Kennesaw State Football Cheerleader Who Pun-ished For Taking A Knee During National Anthem Now Wins $145k Settlement – VIDEO

A former Kennesaw State University cheerleader was awarded a $145,000 settlement two years after she faced rep-ercuss!ons for taking a knee during the national anthem at a college football game, court documents show.The former cheerleader, Tommia Dean, who is still a student at the Georgia university, received $93,000, and the remaining $52,000 was d!sbur-sed to her two lawyers, Bruce P. Brown and Randolph A. Mayer, for legal fees and expenses, according to the documents.


News of the settlement, which was paid in October, was published on Wednesday by The Marietta Daily Journal.

Ms. Dean, along with four other cheerleaders, took a knee during the national anthem at a football game on Sept.30, 2017, the lawsuit said. According to the complaint, they were then proh!bit-ed from appearing on the field during the national anthem at two subsequent home football games.

Ms. Dean filed the lawsuit in September 2018 against Samuel S. Olens, the school’s president at the time of the protest and a former Georgia attorney general; two men in the Kennesaw State athletic department; Sheriff Neil Warren of Cobb County, Ga.; and Earl Ehrhart, a former Republican state legislator.

The suit ac*use-d the defendants of v!olat-ing her First Amendment rights and accused Sheriff Warren and Mr.Ehrhart specifically of conspiring to ca*se the v!ola-tion of her civil rights by pressuring the university’s president to take act!on.

Ms. Dean, who claimed in the lawsuit that she had undergoes an increase in migraine headaches and emotional d!stress over the loss of her constitutional rights, sought unspecified da*ages.

Sheriff Warren and Mr. Ehrhart were d!smissed from the lawsuit in February, but Mr. Brown said an appeal of the decision to d!smiss the sheriff was underway.

“The appeal is important because it calls into question when private parties can be l!able under the civil rights laws of ca*sing a public official or conspiring with a public official to v!ola-te a citizen’s First Amendment rights,” Mr. Brown said.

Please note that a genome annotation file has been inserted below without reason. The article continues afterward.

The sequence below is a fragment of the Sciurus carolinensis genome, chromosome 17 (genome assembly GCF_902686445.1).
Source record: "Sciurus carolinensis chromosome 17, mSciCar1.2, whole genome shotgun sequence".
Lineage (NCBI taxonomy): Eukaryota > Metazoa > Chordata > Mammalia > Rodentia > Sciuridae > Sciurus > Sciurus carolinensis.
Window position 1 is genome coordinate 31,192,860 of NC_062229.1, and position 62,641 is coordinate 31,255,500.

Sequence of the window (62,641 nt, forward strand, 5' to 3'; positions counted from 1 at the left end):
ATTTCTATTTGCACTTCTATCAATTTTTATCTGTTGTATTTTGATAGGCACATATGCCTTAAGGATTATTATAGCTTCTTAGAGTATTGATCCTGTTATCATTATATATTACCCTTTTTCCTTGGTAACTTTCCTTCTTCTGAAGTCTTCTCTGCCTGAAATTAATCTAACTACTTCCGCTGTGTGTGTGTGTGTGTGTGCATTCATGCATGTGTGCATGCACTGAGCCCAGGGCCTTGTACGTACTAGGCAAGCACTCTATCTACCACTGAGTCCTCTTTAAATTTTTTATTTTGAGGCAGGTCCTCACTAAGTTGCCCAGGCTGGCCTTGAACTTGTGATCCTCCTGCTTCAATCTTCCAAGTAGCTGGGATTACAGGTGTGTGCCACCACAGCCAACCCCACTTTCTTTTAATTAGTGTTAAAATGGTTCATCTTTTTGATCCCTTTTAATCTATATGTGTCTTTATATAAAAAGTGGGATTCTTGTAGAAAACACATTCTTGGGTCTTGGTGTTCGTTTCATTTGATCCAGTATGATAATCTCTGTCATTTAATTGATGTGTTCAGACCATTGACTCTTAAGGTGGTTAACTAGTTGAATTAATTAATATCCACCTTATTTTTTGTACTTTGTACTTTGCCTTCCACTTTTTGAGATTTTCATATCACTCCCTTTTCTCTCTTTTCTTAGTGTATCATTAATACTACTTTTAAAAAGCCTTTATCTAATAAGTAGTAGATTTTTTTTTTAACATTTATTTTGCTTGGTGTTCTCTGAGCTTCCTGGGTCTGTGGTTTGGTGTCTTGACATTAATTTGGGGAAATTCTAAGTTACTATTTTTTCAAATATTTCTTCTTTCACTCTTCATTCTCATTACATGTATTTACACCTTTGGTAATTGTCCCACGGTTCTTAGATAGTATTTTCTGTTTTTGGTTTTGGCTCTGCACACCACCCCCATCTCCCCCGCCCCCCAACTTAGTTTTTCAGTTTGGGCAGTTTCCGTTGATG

This fall, Ms. Dean reached a settlement with the Georgia Department of Administrative Services, Mr. Brown said, and the $145,000 award was paid in October. The department did not immediately return a request for comment on Saturday.

The agreement was to “buy peace of mind from future cont-roversy and forestall” future lawyer fees, according to a copy of the settlement provided to The New York Times.

The agreement represents the “economic resolution of d!sputed cla!ms,” it says, but is not an “admission, finding, conclusion, evidence or indication for any purposes whatsoever, that the K.S.U. defendants or Ehrhart acted contrary to the law.”

The university was made aware of the case’s resolution, Tammy DeMel, Kennesaw State’s assistant vice president for communications, said in a statement on Saturday that noted the settlement did not involve the university.

It is not unusual for the government to pay da*age awards for civil rights v!olat-ions by public officials, Mr. Brown said.

Asked what message his client wanted to send with her lawsuit, Mr. Brown said, “Kneeling during the national anthem is respectful and a completely appropriate pro*est that should be protected by the university under the First Amendment. It should not be proh!bited or pun!shed, ever.”

This Article First Published On NYTIMES